Interview: Marvel Vs Capcom 3′s Ryota Niitsuma

The fate of two worlds hangs in the balance. Capcom Producer Ryota Niitsuma makes true believers of us all.

By Rupert Higham, August 21, 2010

In well rehearsed style, Capcom are teasing out the cast of Marvel Vs Capcom 3 in a dramatic fashion that wouldn’t be out of place in Stan Lee’s own hallowed pages. We recently had the pleasure of dissecting an early build of the game with producer Ryota Niitsuma.  

Amongst the hyper combination brutality we managed to throw a berserker barrage of questions his way. Bear in mind that Capcom’s characters announcement policy is tighter than a Sentinel/Magneto/Storm team, so much as we may have liked, we had refrain from any “ZOMG! Phoenix Wright must be in it PLZ tell us now!!!!!” type urges. That doesn’t mean we didn’t manage to eliminate a certain a demon from the roster. In keeping with recent tradition we managed to fire off a couple of Darkstalkers questions which Niitsuma-san was more than happy to respond to.

Victor von Doom -- He earned his doctorate dressing like a metallic goblin and beating up women.

VideoGamesDaily: Marvel Vs Capcom 2 was more popular overseas than it was in Japan. Has this affected the way you approach Marvel Vs Capcom 3?

Ryota Niitsuma: It’s not that I focus on particular regions or anything, but it will happen to be that for Marvel Vs Capcom 3 the main market will be the US and Europe.

Your last game. Tatsunoko Vs Capcom, was developed for arcades and MVC3 is being developed for console. Is there a big difference in the way you develop them?

Fundamentally arcade and consumer markets differ in that arcade machines have two tiers of customers. First is the arcade operator that will have to buy the machine and then the end consumers who go and play and by paying in coins. With the console title you just buy the game so it gets to the end user straight away so the focus and how to market the games differ quite greatly. In a way making console games is a lot more focused because R&D only have to think about end consumers.

Is the lack of location testing a problem with console games?

By all means location test isn’t almighty so even when you carry out a location test you’re not going to get 100% feedback. When making consumer titles we do show them at events and we do pick up feedback from players. Okay, perhaps not as much as location tests but we still get feedback and make changes.

Is there a pressure from Marvel or Capcom to include characters that feature in current or forthcoming films or games rather than obscure classic characters?

Because we’ve got such a wonderful relationship with Marvel they’re not going to pressure us like that but we can see the subtle hints and they’re quite diplomatic about what they possibly would like us to implement so we buy into those ideas.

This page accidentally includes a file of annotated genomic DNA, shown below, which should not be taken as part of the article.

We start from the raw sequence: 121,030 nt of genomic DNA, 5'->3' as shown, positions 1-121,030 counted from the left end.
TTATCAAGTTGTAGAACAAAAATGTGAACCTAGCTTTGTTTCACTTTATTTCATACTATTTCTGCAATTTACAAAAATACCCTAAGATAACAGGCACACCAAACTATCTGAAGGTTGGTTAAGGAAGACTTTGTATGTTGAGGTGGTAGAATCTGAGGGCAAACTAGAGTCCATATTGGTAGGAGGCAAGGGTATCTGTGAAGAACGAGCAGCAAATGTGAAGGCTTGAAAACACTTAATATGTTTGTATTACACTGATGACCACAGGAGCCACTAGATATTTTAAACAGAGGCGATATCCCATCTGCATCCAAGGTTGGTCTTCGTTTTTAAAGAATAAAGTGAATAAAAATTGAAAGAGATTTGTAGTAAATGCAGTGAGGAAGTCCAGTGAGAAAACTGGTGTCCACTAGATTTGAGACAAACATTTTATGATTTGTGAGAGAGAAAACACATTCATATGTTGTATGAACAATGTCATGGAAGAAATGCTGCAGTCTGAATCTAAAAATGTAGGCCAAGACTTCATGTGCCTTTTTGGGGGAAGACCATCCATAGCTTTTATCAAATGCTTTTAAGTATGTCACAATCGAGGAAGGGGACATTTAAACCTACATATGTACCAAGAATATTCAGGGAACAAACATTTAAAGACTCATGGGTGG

MVC3 uses many of TVC’s systems such as the three attacks buttons and the team aerial combos. How much did producing TVC help with MVC3? Did you use TVC to test ideas?

Obviously the advantages that we identified in TVC we’ve extended and built on top of but because this isn’t a sequel to TVC but to MVC2 the focus is quite different, so although we’ve taken some things from TVC we have tried to build more on MVC2.

The new Resident Evil stage is a Wesker's lab of bio hazardous monsters. Lickers and Hunters fill the cages while the Tyrant takes centre stage in the containment tank.

Can you talk more about the button layout in MVC3?

There are six buttons – light, medium, heavy, aerial, assist one and assist two. If you tap the assist buttons your characters will come in for a hit and if you hold the assist button you will switch characters. In MVC3 as a new a focus point we really wanted to concentrate on this aerial battle so we decided to implement a whole entire button just for aerial. Once you start the aerial you can choose what to do in the air, so you can either go further up or down, or you can just go sideways, but in going further up you can tag to another character and that character can again kick the enemy up, going up a few time for more damage so that’s one of the new strategies you can take on.

Obviously when the aerial kicks in it looks as if the combos just goes on and on and on, but the opponent receiving the aerial can stop that at particular points, so when a tag partner is about to connect if you input the same direction you can stop the combo and combo in return so you can read what you’re opponent is going to do.

I am also thinking of lowering the entry barrier to the genre by allowing for some kind of easy command where you have a simple way of pulling off moves.It’s obviously not going to be as good as the standard mode, but if you don’t know anything it will allow you to pull of complicated moves with just one button.

Will all characters be capable of the snap back move (forces an involuntary character swap) as standard or will it be limited to only certain characters as with TVC?

Yes, that’s been accepted as an important system in MVC2 so we had to have it.

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